California prisoners resume hunger strike today

Today, prisoners at Pelican Bay’s Security Housing Unit (SHU) and Calipatria’s Administrative Segregation Unit (Ad-Seg or ASU) resume their hunger strike. Referring to the first round of the hunger strike, Mutope Duguma (s/n James Crawford), a strike representative in Pelican Bay’s SHU, writes, “This is far from over and once again, hopefully for the last time, we will be risking our lives via a peaceful hunger strike on Sept. 26, 2011, to force positive changes. We continue to struggle to be treated like decent human beings.”

Starving in solitary: California prison hunger strikers’ health declines, but state...

How long does it take for a man on hunger strike to starve to death? The answer depends on what kind of physical shape that man was in to begin with. In 1981, it took the 10 Irish Republican hunger strikers – who were drinking water – from 46 to 73 days to die in Britain's Maze Prison outside Belfast. Will it come to this is California? Based on the response so far from the state, it appears that it could.

Corrections officials accede to pressure, begin negotiating with hunger strikers as...

With the Pelican Bay prison hunger strike entering its third week, mediators reported Thursday that the California Department of Corrections and Rehabilitation (CDCR) has responded to pressure from strikers and outside supporters, beginning initial negotiations with strike leaders in the prison’s Security Housing Unit, along with an outside mediation team. Some of the strikers’ health has deteriorated to near-fatal levels. Many fear that time is running out.

URGENT: Hunger strikers’ health rapidly deteriorating

Medical staff at Pelican Bay State Prison say that the health of at least 200 hunger strikers in the SHU is rapidly worsening. A few have tried to sip water but are so sick that they are vomiting it back up. Some are in renal failure and have been unable to make urine for three days. Some are having measured blood sugars in the 30 range, which can be fatal if not treated. Families witnessed their loved ones faint or go into diabetic shock in visiting rooms over the weekend.

Action update: California admits 6,600 prisoners are on hunger strike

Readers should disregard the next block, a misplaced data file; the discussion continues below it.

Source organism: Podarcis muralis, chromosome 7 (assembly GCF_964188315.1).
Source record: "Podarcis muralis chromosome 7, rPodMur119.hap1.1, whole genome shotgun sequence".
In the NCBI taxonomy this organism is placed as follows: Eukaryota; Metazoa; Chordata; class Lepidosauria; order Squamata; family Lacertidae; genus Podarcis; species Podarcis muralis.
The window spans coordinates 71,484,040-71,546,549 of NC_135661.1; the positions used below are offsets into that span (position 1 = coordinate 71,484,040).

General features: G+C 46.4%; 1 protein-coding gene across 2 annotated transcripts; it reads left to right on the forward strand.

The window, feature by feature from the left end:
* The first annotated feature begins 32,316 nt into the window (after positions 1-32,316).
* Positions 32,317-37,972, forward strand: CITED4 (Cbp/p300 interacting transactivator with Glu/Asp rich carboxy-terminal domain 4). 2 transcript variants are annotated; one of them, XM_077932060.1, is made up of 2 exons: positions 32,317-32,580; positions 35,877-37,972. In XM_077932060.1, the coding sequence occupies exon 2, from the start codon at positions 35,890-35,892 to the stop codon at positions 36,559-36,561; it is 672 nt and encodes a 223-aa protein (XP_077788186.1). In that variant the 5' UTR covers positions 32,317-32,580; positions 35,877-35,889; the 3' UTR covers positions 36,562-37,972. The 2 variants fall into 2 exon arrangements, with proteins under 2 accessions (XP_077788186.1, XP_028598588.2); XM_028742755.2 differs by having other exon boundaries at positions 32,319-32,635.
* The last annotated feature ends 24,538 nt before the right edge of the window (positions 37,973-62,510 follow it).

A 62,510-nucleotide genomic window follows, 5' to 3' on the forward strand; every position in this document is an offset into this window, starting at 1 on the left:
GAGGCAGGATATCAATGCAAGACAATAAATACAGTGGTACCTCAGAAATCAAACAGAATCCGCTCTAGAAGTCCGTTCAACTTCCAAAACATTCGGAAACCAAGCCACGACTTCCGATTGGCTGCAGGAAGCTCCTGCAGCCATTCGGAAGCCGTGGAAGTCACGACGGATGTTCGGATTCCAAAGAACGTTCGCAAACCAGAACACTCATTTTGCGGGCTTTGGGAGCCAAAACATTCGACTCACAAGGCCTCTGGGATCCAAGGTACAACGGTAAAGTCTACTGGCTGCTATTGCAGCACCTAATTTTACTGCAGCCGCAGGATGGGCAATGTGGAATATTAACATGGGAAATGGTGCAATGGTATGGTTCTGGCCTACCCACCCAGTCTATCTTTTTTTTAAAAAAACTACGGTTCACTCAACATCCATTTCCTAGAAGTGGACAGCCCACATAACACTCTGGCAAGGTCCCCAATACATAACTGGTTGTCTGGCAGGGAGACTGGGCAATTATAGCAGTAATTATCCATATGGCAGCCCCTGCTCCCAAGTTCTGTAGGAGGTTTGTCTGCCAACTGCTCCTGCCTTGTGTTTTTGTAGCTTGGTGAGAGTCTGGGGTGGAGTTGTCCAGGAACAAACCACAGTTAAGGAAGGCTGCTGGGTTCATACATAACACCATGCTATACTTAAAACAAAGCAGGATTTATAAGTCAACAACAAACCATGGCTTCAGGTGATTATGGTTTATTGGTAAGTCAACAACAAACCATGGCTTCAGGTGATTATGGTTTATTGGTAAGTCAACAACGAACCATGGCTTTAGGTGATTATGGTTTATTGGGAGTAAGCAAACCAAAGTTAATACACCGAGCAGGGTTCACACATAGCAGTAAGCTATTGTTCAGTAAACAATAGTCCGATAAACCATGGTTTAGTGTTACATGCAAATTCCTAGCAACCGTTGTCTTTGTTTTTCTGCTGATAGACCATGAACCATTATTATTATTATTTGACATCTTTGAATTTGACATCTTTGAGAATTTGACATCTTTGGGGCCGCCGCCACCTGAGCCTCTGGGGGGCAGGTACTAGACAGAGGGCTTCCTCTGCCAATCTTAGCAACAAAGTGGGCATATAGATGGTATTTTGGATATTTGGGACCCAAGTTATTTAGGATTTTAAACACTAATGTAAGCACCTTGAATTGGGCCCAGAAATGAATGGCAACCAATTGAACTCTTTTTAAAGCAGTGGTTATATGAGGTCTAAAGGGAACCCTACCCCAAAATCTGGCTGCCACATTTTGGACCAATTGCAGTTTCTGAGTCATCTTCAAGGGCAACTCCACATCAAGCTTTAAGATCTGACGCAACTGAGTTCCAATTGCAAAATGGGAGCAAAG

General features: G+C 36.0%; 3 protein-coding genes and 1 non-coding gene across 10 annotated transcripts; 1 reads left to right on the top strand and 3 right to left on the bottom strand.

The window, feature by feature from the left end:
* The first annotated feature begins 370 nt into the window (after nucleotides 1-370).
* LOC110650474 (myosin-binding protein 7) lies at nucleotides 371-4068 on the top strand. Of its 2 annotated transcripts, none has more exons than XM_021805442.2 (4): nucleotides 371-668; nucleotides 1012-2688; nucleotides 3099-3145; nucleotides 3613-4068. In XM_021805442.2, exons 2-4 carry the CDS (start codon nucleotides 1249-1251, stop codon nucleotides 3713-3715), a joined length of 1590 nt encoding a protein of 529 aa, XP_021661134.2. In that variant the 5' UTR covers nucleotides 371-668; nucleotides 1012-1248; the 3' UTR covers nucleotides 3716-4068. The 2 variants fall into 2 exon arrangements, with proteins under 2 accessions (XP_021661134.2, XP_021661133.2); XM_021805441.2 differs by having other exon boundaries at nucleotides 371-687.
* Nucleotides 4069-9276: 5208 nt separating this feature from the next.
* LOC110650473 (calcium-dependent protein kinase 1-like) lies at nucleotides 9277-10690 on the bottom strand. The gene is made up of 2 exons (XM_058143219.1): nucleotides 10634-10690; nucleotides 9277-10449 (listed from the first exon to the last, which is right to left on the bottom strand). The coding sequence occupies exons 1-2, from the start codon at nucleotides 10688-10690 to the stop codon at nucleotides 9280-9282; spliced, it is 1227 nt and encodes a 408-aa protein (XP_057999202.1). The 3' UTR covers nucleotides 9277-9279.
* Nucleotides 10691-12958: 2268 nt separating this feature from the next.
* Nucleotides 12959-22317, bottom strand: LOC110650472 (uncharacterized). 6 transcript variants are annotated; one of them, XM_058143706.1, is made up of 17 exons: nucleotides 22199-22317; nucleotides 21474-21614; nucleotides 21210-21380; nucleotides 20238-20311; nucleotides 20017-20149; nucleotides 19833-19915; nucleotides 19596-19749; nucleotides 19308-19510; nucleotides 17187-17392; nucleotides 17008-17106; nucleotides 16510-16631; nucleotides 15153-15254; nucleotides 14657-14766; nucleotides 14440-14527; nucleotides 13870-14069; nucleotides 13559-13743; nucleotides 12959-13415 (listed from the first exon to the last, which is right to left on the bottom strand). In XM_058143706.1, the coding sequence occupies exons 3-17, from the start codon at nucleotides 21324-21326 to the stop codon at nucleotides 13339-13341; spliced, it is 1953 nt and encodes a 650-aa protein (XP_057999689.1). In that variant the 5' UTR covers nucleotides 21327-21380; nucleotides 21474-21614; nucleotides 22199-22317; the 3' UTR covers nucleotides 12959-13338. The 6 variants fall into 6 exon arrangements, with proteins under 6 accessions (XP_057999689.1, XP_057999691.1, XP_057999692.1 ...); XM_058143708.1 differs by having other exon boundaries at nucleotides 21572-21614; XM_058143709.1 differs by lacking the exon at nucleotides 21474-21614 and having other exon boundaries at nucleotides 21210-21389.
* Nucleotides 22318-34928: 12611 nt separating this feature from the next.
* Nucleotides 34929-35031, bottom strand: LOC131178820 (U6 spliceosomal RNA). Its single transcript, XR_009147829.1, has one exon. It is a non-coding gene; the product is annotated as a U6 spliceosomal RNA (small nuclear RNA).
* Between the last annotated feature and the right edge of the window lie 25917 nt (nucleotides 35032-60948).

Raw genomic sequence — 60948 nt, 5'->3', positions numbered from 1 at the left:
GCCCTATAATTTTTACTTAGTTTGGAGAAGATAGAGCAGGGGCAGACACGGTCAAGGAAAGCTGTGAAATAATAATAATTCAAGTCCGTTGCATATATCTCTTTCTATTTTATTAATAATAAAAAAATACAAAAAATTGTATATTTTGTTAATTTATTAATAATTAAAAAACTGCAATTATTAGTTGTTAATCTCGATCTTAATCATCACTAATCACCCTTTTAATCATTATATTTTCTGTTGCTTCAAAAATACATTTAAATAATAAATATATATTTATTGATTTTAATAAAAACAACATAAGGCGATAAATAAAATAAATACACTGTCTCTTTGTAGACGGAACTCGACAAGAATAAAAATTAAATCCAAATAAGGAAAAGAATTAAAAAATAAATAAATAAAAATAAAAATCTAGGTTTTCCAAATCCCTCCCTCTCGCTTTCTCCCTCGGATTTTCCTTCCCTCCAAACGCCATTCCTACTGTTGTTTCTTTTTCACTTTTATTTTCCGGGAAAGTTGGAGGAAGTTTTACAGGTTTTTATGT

The California Department of Corrections and Rehabilitation reports that as of Friday, July 8, at least 6,600 prisoners in at least 13 of the state’s prisons have joined the hunger strike initiated at Pelican Bay on July 1. Push the state to negotiate with prisoners at Pelican Bay and immediately implement their demands.

Mehserle shooting of Oscar Grant considered a non-violent offense

Because California penal code does not classify involuntary manslaughter as a “violent” or “serious” offense, Johannes Mehserle, the convicted killer of Oscar Grant, could be released as early as mid-June of this year, after serving less than one year behind bars.

Hope for prisoners sentenced as juveniles to life without parole

In the state of California, 227 people who were juveniles when they were convicted are serving life term prison sentences without the chance to ever re-enter society. Senate Bill 9, the Fair Sentencing for Youth Act, would allow sentence reduction to 25 years to life.

Prisoners win landmark case against the CDCr

After three years of appeals and litigation, I’m pleased to announce that, beginning Jan. 1, 2011, the California Department of Corrections and Rehabilitation (CDCr) will no longer be allowed to furnish prisoners food containing poisonous trans fats.

Federal judges tentatively order release of 37,000 to 58,000 California prisoners

A federal three-judge panel ruled today, Feb. 9, that overcrowding in California prisons is indeed the root cause of health care inadequacy so severe that it amounts to unconstitutional cruel and unusual punishment.